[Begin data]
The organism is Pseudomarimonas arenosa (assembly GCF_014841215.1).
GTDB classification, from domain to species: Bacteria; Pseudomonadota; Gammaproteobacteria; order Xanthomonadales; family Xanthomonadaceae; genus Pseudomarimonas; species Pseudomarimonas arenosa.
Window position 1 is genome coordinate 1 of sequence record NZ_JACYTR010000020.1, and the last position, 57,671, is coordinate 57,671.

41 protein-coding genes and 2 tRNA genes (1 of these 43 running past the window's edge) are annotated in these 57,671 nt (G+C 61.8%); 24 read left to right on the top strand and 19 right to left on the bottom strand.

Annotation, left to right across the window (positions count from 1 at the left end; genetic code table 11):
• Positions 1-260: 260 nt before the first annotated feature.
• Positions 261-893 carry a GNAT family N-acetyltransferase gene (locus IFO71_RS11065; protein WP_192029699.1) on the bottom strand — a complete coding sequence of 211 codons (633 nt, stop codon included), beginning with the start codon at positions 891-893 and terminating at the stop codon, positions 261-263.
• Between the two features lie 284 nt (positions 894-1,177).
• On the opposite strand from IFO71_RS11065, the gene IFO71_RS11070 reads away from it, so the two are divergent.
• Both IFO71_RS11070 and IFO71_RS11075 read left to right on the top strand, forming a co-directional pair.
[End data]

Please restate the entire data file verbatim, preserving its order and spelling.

The organism is Pseudomarimonas arenosa (assembly GCF_014841215.1).
GTDB classification, from domain to species: Bacteria; Pseudomonadota; Gammaproteobacteria; order Xanthomonadales; family Xanthomonadaceae; genus Pseudomarimonas; species Pseudomarimonas arenosa.
Window position 1 is genome coordinate 1 of sequence record NZ_JACYTR010000020.1, and the last position, 57,671, is coordinate 57,671.

41 protein-coding genes and 2 tRNA genes (1 of these 43 running past the window's edge) are annotated in these 57,671 nt (G+C 61.8%); 24 read left to right on the top strand and 19 right to left on the bottom strand.

Annotation, left to right across the window (positions count from 1 at the left end; genetic code table 11):
• Positions 1-260: 260 nt before the first annotated feature.
• Positions 261-893 carry a GNAT family N-acetyltransferase gene (locus IFO71_RS11065; protein WP_192029699.1) on the bottom strand — a complete coding sequence of 211 codons (633 nt, stop codon included), beginning with the start codon at positions 891-893 and terminating at the stop codon, positions 261-263.
• Between the two features lie 284 nt (positions 894-1,177).
• On the opposite strand from IFO71_RS11065, the gene IFO71_RS11070 reads away from it, so the two are divergent.
• Both IFO71_RS11070 and IFO71_RS11075 read left to right on the top strand, forming a co-directional pair.